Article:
Anne Smedinghoff, a 25-year-old Foreign Service Officer, was among five Americans killed in an attack over the weekend in southern Afghanistan
The diplomat, who was described as "vivacious" and "capable" by Secretary of State John Kerry, was working as a press officer for the U.S. embassy in Kabul, according to ABC News.
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Three American military service personnel were also killed in the attack along with one Defense Department civilian worker. Ten others were injured in the attack, four of which were State Department officials, with at least one sustaining critical injuries.
At the time of the attack, Smedinghoff was assisting Afghan journalists cover a U.S. Provincial Reconstruction Team donating math and science books to a school in the Qalat, Zabul province.
"The world lost a truly beautiful soul," Tom and Mary Beth Smedinghoff said in a statement
. "Anne absolutely loved the work she was doing" as a press officer at the U.S. embassy in Kabul, they said.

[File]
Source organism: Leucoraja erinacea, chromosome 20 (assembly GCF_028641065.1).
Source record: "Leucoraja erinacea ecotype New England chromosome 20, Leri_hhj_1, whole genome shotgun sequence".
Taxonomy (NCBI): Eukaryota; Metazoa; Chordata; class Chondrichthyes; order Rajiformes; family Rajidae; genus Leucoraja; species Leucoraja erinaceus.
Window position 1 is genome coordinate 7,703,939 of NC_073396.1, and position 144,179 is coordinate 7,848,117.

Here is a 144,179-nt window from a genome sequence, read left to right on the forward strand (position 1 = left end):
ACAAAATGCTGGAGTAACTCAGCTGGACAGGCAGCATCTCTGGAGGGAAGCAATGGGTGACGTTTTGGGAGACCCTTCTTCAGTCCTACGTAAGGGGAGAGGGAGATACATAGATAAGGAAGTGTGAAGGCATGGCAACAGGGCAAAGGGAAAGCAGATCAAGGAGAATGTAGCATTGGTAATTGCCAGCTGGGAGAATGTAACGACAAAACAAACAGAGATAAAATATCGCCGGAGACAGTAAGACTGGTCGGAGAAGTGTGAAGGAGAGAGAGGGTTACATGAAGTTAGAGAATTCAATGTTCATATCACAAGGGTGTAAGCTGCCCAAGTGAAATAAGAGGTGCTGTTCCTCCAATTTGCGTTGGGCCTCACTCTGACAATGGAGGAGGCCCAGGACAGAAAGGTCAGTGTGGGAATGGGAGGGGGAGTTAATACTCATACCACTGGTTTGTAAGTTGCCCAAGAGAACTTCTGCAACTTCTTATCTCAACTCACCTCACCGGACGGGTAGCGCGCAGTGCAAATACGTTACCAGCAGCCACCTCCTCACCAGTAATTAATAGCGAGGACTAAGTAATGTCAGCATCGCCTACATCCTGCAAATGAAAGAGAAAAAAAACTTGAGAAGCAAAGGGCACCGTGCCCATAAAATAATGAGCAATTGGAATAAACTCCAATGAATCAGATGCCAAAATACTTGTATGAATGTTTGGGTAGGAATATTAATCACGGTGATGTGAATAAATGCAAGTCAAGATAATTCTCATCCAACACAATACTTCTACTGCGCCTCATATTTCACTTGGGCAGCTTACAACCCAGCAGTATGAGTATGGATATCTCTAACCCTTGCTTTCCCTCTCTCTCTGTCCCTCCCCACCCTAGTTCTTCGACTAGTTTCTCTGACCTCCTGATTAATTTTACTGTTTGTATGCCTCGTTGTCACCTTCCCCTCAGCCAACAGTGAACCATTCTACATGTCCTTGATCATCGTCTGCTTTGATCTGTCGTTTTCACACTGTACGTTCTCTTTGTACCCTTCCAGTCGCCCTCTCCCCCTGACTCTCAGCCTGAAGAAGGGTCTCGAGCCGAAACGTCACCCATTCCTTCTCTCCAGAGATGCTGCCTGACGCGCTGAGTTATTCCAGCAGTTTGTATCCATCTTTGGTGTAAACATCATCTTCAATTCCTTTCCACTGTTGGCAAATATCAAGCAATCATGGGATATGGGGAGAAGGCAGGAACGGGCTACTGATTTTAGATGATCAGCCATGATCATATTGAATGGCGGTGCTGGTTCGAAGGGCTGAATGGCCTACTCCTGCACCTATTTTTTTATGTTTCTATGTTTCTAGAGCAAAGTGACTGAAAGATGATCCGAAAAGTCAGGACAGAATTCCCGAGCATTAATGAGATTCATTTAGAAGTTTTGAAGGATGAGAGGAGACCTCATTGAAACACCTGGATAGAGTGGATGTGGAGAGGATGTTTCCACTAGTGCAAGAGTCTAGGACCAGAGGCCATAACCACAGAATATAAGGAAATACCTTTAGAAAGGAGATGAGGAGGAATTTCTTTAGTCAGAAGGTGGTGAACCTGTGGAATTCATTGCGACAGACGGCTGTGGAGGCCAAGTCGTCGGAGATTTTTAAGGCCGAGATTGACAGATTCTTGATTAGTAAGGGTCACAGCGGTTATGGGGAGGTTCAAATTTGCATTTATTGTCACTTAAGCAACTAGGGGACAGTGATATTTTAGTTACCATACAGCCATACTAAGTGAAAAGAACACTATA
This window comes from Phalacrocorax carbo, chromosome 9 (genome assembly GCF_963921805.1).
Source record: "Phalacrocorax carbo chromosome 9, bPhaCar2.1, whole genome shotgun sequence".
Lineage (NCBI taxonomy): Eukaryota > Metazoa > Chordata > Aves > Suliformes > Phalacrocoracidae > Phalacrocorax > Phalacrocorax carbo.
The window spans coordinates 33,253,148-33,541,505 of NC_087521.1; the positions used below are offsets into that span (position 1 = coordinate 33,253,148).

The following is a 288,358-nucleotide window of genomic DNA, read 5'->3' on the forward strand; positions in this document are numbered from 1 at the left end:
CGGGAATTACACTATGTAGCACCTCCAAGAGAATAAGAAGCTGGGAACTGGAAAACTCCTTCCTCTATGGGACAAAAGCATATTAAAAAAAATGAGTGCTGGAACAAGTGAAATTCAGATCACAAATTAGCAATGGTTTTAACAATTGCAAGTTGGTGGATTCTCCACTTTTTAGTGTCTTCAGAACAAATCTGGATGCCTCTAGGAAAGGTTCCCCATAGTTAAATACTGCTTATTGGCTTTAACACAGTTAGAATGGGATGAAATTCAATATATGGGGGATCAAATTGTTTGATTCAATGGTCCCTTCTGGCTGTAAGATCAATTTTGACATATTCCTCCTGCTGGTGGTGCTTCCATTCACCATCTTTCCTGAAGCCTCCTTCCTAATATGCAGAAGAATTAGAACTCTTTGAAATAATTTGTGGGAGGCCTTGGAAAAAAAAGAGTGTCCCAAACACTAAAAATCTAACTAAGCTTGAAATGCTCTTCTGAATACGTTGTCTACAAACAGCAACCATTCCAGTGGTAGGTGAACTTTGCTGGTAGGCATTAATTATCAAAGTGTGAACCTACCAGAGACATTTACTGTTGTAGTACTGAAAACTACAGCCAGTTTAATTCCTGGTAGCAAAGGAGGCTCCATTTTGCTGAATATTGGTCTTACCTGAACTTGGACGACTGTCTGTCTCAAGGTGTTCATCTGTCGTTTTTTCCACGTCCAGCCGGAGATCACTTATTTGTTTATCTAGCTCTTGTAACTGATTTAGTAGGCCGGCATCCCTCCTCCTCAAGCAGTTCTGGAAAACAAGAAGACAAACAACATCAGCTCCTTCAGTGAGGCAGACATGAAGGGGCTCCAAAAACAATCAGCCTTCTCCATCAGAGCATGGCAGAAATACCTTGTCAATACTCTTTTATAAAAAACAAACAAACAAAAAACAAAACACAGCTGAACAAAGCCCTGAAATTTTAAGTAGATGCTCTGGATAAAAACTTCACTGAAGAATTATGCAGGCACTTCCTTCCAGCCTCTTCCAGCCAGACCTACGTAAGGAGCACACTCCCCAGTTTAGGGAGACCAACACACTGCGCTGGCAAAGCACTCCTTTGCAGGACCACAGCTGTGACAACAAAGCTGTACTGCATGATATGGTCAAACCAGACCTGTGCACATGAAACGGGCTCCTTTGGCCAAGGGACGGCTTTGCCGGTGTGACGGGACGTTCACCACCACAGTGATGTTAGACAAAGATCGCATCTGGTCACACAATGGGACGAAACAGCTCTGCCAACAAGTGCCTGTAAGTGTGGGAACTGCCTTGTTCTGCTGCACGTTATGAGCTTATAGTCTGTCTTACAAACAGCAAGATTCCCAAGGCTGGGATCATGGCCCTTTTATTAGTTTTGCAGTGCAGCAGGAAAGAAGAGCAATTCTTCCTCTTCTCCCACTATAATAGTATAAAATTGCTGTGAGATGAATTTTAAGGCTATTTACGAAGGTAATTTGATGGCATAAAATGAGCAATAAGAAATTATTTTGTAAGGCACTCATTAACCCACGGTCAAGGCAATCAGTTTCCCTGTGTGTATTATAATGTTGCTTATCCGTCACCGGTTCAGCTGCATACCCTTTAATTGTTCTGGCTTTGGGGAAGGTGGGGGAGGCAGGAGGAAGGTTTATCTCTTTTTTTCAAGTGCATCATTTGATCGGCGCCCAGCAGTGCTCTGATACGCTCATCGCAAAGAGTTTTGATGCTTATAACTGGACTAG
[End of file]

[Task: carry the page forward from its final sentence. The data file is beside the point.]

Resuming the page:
"We are consoled knowing that she was doing what she loved, and that she was serving her country by helping to make a positive difference in the world," her parents said. "She was such a wonderful woman — strong, intelligent, independent, and loving. Annie, you left us too soon; we love you and we're going to miss you so much."
Smedinghoff volunteered to serve in Afghanistan and arrived in the country last July. She had spent three years in the Foreign Service before her death.
Smedinghoff's death was described as the "stealing of a young life," by Secretary of State John Kerry, who was traveling in Istanbul over the weekend.
During his recent trip to Afghanistan, Kerry met Smedinghoff, who was tasked with coordinating his trip within the country.
"I remember her as vivacious, smart, capable, often chosen by the ambassador for her capabilities," Kerry said. Regarding the phone call Kerry placed to Smedinghoff's parents following her death, he added, "there is no harder conversation to have in the world."
The attack consisted of two separate bombings.
The first bomb was placed in a car that was detonated by a remote device, effectively stopping the convoy.
The second bomb was contained within a suicide vest, with the terrorist blowing himself up while the convoy was stopped, inflicting greater casualties.
The school event had been announced one day prior according to Afghan sources, which might have given terrorists sufficient time to plan out the attack.
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